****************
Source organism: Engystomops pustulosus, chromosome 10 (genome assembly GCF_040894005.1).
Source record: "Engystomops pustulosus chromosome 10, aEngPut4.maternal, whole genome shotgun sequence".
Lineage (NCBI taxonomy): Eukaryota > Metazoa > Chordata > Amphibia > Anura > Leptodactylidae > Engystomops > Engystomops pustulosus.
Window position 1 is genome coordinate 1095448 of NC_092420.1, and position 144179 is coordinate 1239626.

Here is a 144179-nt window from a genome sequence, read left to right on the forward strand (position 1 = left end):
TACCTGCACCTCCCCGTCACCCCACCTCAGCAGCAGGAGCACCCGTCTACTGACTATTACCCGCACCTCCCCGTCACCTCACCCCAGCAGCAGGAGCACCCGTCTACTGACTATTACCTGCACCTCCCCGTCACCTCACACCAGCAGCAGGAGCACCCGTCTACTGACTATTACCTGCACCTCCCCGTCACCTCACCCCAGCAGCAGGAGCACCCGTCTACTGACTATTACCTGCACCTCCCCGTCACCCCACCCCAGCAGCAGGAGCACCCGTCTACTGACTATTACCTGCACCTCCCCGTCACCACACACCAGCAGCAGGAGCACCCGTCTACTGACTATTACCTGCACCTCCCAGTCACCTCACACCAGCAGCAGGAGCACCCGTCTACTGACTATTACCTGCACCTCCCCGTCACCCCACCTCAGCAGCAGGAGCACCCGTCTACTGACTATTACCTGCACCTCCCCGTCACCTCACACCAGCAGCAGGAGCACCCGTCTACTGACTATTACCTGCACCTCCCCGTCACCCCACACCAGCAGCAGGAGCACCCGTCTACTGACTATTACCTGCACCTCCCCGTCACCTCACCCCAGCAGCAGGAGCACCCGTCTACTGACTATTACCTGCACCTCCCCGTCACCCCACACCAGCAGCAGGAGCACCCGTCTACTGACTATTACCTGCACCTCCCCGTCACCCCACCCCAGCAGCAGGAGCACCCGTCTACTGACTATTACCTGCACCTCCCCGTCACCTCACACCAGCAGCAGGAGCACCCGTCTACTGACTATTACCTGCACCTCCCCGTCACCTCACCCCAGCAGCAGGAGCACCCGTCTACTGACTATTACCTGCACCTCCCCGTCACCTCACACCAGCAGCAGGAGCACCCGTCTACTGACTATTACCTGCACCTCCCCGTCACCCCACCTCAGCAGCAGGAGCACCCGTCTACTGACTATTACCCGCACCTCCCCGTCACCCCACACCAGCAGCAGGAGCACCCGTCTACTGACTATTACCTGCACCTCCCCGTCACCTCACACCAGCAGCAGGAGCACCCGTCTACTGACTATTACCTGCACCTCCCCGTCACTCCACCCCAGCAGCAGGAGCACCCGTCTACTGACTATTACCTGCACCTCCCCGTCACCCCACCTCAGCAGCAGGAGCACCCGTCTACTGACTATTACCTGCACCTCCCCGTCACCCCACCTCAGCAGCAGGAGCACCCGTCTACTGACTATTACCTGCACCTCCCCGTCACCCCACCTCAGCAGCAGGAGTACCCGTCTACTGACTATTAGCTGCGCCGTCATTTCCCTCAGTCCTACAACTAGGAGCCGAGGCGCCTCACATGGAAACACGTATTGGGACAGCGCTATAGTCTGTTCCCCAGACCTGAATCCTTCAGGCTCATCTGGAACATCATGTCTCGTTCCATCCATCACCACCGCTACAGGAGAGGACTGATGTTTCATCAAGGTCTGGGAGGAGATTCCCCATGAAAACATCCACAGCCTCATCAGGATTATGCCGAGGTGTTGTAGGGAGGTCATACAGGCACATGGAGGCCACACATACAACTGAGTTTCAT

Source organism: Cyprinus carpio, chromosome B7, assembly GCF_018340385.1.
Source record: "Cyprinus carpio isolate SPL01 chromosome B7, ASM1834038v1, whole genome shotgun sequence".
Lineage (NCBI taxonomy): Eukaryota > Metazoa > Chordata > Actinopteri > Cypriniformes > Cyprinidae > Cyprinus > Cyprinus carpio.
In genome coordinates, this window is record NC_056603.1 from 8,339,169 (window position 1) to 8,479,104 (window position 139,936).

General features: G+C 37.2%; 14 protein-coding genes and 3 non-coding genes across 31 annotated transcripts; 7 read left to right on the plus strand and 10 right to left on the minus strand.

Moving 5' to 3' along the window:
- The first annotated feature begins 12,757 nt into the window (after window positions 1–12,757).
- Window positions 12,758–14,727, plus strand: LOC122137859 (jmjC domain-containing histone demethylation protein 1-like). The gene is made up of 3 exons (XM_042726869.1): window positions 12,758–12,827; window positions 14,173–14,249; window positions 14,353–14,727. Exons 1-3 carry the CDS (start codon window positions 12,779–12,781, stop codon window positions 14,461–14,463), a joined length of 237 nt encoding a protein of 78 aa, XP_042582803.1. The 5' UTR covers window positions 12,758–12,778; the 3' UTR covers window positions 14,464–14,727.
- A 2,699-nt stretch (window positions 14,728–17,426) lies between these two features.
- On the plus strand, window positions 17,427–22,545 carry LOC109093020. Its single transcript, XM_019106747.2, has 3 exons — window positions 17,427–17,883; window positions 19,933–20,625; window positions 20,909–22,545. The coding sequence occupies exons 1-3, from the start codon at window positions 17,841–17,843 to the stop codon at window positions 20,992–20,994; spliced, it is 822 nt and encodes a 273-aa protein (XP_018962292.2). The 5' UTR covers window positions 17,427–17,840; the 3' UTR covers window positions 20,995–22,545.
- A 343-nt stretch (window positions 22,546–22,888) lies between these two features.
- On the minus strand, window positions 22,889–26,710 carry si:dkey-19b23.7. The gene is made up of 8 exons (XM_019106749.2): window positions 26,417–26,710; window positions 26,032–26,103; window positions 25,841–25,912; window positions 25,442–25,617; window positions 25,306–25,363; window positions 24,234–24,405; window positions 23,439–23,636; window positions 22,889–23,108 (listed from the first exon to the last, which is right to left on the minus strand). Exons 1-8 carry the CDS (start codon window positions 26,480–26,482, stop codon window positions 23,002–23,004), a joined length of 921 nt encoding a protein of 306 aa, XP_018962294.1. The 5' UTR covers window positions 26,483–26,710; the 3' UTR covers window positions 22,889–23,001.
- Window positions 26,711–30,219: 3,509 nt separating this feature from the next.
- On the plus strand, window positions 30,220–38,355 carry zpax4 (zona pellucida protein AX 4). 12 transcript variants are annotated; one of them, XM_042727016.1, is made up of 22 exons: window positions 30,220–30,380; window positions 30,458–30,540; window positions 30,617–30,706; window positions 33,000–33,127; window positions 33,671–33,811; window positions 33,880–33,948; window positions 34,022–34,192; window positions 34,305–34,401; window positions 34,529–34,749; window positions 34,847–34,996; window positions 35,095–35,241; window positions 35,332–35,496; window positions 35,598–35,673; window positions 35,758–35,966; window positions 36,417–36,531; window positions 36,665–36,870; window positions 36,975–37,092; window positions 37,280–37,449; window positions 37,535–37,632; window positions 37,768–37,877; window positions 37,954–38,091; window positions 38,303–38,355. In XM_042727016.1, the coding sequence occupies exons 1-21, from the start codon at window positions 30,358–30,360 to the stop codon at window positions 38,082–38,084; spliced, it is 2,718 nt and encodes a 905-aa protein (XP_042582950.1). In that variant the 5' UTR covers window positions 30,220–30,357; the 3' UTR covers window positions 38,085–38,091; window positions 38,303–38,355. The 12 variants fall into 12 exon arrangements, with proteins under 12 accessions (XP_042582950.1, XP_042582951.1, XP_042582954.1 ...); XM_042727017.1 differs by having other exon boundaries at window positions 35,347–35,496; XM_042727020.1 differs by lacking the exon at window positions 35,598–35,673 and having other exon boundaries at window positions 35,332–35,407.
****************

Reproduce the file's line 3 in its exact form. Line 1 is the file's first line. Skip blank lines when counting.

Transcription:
Lineage (NCBI taxonomy): Eukaryota > Metazoa > Chordata > Amphibia > Anura > Leptodactylidae > Engystomops > Engystomops pustulosus.